A key distinctive of Pentecostalism is the reliance and belief in the power of the Holy Spirit. Those of us who consider ourselves part of this tribe believe we are driven by the power of God moving within us. We also believe that the gifts of the Spirit such as speaking in tongues, prophecy and healing are still active in today’s world albeit abused and misused by some.

However, I wonder why we can believe all this and not rely on this very power to help us to practice every day justice in today’s political climate?  Can we be Kingdom people working on behalf of the Kingdom of God and not believe that the power of the Spirit can help us shape the moral and social consciousness of our world and use us as the instruments of this social change? It is not good enough to know what to do. We need to become what we believe in that way we consistently practice what we preach.

When we speak of the “Kingdom of God,” we speak of God’s ultimate will for the whole of creation. The symbol of the Kingdom conveys not only what we hope for but also a sense of urgency about our present responsibilities in this “already-not yet” world to be about the work of justice and the ministry of shalom-making between individuals, social classes, and racial and ethnic groups.

Although short lived, it was the power of the Spirit that helped people forget the color line at Azusa Street. It was the power of the Spirit that brought together the ministries of white evangelist G. B. Cashwell and black Pentecostal  Bishop C. H. Mason. It was the power of the Spirit that made Azusa street another ‘upper room’.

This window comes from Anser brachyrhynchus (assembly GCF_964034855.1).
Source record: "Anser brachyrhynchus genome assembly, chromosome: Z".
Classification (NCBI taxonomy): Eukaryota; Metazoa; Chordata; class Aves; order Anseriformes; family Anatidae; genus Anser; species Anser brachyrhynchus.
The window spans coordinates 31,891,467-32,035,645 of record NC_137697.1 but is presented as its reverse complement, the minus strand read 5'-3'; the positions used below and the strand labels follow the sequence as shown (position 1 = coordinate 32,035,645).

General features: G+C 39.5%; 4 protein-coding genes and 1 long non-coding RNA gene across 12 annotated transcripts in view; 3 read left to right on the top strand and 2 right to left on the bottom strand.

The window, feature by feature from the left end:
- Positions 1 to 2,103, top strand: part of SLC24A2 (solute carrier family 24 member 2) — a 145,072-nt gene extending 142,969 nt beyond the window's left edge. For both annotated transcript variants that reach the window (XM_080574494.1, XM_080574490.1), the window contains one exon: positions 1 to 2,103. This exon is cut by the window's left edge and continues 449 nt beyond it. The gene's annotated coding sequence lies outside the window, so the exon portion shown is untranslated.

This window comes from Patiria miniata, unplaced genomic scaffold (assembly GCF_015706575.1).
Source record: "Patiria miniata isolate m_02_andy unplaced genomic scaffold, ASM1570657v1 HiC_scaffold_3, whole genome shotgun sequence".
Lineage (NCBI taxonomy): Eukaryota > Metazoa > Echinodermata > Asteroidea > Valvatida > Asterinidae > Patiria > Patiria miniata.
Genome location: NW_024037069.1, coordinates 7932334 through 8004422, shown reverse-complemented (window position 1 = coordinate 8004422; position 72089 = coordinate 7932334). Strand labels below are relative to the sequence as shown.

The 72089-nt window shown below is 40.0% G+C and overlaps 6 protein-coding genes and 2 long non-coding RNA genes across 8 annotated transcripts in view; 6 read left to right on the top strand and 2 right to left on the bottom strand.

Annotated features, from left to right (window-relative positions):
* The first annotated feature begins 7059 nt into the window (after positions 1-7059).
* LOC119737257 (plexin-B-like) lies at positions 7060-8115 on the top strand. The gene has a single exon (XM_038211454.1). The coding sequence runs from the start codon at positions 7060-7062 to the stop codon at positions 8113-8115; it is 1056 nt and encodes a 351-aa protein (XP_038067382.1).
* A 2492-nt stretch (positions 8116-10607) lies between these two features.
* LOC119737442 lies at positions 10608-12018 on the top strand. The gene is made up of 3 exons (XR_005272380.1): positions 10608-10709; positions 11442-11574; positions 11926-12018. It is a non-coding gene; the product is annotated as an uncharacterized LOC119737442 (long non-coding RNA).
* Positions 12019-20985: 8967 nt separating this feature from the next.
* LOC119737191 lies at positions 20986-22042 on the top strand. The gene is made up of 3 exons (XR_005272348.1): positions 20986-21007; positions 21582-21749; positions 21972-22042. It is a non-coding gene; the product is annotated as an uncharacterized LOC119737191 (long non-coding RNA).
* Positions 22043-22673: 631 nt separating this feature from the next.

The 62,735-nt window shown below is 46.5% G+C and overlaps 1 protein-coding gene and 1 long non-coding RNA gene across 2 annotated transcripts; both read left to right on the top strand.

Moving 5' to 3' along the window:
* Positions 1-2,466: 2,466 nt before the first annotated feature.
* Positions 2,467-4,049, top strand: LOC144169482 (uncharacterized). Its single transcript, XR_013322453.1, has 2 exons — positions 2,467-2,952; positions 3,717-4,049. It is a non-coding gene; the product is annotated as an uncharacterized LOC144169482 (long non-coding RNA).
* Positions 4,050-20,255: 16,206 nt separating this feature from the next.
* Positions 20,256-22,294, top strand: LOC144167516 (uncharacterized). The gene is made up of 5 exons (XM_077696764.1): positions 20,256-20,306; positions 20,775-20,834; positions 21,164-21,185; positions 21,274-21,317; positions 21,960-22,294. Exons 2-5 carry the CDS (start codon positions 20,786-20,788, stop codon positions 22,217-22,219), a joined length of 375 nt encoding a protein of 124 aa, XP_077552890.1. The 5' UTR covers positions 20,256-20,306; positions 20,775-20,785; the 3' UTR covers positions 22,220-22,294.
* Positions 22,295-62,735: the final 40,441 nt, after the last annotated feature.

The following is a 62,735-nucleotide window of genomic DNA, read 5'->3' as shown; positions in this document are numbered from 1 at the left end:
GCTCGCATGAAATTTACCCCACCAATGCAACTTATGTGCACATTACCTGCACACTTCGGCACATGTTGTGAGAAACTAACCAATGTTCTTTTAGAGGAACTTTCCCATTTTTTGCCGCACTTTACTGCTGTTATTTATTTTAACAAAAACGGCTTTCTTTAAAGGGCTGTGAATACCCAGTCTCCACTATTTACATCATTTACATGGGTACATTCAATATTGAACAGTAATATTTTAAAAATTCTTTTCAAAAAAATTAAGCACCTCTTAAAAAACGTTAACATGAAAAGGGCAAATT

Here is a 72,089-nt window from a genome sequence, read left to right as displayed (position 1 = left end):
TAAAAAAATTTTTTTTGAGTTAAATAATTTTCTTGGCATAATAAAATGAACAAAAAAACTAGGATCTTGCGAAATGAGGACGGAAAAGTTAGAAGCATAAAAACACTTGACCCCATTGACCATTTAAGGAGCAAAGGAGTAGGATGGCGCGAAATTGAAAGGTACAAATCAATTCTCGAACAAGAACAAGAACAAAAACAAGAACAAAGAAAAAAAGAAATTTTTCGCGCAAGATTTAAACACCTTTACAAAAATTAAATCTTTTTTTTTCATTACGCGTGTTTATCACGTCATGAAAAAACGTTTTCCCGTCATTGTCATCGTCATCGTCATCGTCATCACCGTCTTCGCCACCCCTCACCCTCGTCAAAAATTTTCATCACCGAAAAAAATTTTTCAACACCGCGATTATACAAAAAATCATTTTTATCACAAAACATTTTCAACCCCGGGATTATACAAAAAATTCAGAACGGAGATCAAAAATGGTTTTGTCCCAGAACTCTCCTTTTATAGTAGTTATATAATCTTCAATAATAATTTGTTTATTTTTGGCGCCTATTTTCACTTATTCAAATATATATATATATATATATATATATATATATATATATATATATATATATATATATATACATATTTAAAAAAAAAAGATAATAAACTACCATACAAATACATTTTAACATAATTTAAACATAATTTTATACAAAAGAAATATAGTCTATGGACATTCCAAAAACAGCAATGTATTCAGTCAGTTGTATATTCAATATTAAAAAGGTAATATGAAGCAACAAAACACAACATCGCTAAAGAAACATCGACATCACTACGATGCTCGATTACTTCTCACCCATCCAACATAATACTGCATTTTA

Pentecostal Spirituality has a passion for the kingdom of God which ultimately is a passion for the things God, Son and Spirit cared about. We need to be Pentecostals that give a rip about politics.

Let us once again believe enough in the power of the Spirit to change the world around us. Let’s be those Pentecostals that practice not just believe. Because as St. Cyprian, Bishop of Carthage once said, “We do not preach great things; we live them.”

[1] Cecil M. Robeck , Jr. "The Nature of Pentecostal Spirituality," Pneuma 14:2 (Fall 1992) , pp. 103-106 (103).

[2] Steven Jack Land, Pentecostal Spirituality: A Passion for the Kingdom (Cleveland, TN: CPT Press, 2010).

ska%cc%88rmavbild-2017-01-06-kl-21-17-02Pentecostals & Charismatics for Peace & Justice is a multicultural, gender inclusive, and ecumenical organization that promotes peace, justice, and reconciliation work among Pentecostal and Charismatic Christians around the world. If you like what we do, please become a member!

One thought on “Pentecostal Spirituality: The Power to Practice (Not Just Believe)”

  1. Pentecostal Spirituality has a passion for the kingdom of God which ultimately is a passion for the things God, Son and Spirit cared about. We need to be Pentecostals that give a rip about politics.
    Read more at gui hang di nuoc ngoai